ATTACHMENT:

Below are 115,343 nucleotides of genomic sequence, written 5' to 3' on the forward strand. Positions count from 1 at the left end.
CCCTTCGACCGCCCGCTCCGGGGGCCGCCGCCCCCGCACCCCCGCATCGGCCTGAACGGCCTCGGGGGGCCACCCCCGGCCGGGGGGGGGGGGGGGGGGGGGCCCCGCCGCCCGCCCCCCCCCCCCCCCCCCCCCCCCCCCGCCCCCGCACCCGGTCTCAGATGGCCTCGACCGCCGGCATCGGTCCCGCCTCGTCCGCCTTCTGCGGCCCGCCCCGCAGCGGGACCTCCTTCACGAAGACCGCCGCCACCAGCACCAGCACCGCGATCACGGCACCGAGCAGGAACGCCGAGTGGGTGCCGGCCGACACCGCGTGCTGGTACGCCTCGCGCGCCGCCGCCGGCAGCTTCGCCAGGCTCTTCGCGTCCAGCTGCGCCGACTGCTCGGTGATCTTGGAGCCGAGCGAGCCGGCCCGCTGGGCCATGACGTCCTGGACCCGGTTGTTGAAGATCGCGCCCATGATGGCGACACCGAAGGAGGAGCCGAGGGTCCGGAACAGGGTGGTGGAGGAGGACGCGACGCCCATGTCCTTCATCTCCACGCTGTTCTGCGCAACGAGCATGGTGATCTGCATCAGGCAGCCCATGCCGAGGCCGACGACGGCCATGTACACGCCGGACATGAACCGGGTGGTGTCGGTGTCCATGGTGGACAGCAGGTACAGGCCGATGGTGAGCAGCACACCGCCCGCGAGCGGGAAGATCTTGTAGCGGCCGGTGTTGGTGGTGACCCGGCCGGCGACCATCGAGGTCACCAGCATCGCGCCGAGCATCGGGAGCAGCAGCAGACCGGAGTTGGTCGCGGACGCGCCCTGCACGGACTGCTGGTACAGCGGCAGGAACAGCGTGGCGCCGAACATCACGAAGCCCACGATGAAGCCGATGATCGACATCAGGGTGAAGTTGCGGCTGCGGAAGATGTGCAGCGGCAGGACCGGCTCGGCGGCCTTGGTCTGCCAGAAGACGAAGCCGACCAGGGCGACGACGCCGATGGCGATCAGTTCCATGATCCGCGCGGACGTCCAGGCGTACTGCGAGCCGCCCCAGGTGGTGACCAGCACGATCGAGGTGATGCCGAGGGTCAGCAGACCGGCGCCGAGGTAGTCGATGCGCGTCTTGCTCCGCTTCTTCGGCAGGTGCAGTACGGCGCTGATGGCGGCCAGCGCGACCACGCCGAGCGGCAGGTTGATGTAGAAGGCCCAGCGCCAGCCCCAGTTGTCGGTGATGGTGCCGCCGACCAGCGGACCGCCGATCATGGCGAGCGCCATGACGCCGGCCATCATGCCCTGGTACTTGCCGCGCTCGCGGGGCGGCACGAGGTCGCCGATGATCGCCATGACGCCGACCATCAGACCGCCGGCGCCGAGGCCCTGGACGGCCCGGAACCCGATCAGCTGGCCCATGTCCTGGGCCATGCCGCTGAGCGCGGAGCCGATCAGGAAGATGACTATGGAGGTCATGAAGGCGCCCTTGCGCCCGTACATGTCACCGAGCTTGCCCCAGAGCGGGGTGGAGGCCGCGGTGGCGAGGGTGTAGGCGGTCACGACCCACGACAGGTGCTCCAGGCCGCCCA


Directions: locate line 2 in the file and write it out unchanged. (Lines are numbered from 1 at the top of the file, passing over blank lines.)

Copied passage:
CCCTTCGACCGCCCGCTCCGGGGGCCGCCGCCCCCGCACCCCCGCATCGGCCTGAACGGCCTCGGGGGGCCACCCCCGGCCGGGGGGGGGGGGGGGGGGGGGCCCCGCCGCCCGCCCCCCCCCCCCCCCCCCCCCCCCCCCGCCCCCGCACCCGGTCTCAGATGGCCTCGACCGCCGGCATCGGTCCCGCCTCGTCCGCCTTCTGCGGCCCGCCCCGCAGCGGGACCTCCTTCACGAAGACCGCCGCCACCAGCACCAGCACCGCGATCACGGCACCGAGCAGGAACGCCGAGTGGGTGCCGGCCGACACCGCGTGCTGGTACGCCTCGCGCGCCGCCGCCGGCAGCTTCGCCAGGCTCTTCGCGTCCAGCTGCGCCGACTGCTCGGTGATCTTGGAGCCGAGCGAGCCGGCCCGCTGGGCCATGACGTCCTGGACCCGGTTGTTGAAGATCGCGCCCATGATGGCGACACCGAAGGAGGAGCCGAGGGTCCGGAACAGGGTGGTGGAGGAGGACGCGACGCCCATGTCCTTCATCTCCACGCTGTTCTGCGCAACGAGCATGGTGATCTGCATCAGGCAGCCCATGCCGAGGCCGACGACGGCCATGTACACGCCGGACATGAACCGGGTGGTGTCGGTGTCCATGGTGGACAGCAGGTACAGGCCGATGGTGAGCAGCACACCGCCCGCGAGCGGGAAGATCTTGTAGCGGCCGGTGTTGGTGGTGACCCGGCCGGCGACCATCGAGGTCACCAGCATCGCGCCGAGCATCGGGAGCAGCAGCAGACCGGAGTTGGTCGCGGACGCGCCCTGCACGGACTGCTGGTACAGCGGCAGGAACAGCGTGGCGCCGAACATCACGAAGCCCACGATGAAGCCGATGATCGACATCAGGGTGAAGTTGCGGCTGCGGAAGATGTGCAGCGGCAGGACCGGCTCGGCGGCCTTGGTCTGCCAGAAGACGAAGCCGACCAGGGCGACGACGCCGATGGCGATCAGTTCCATGATCCGCGCGGACGTCCAGGCGTACTGCGAGCCGCCCCAGGTGGTGACCAGCACGATCGAGGTGATGCCGAGGGTCAGCAGACCGGCGCCGAGGTAGTCGATGCGCGTCTTGCTCCGCTTCTTCGGCAGGTGCAGTACGGCGCTGATGGCGGCCAGCGCGACCACGCCGAGCGGCAGGTTGATGTAGAAGGCCCAGCGCCAGCCCCAGTTGTCGGTGATGGTGCCGCCGACCAGCGGACCGCCGATCATGGCGAGCGCCATGACGCCGGCCATCATGCCCTGGTACTTGCCGCGCTCGCGGGGCGGCACGAGGTCGCCGATGATCGCCATGACGCCGACCATCAGACCGCCGGCGCCGAGGCCCTGGACGGCCCGGAACCCGATCAGCTGGCCCATGTCCTGGGCCATGCCGCTGAGCGCGGAGCCGATCAGGAAGATGACTATGGAGGTCATGAAGGCGCCCTTGCGCCCGTACATGTCACCGAGCTTGCCCCAGAGCGGGGTGGAGGCCGCGGTGGCGAGGGTGTAGGCGGTCACGACCCACGACAGGTGCTCCAGGCCGCCCA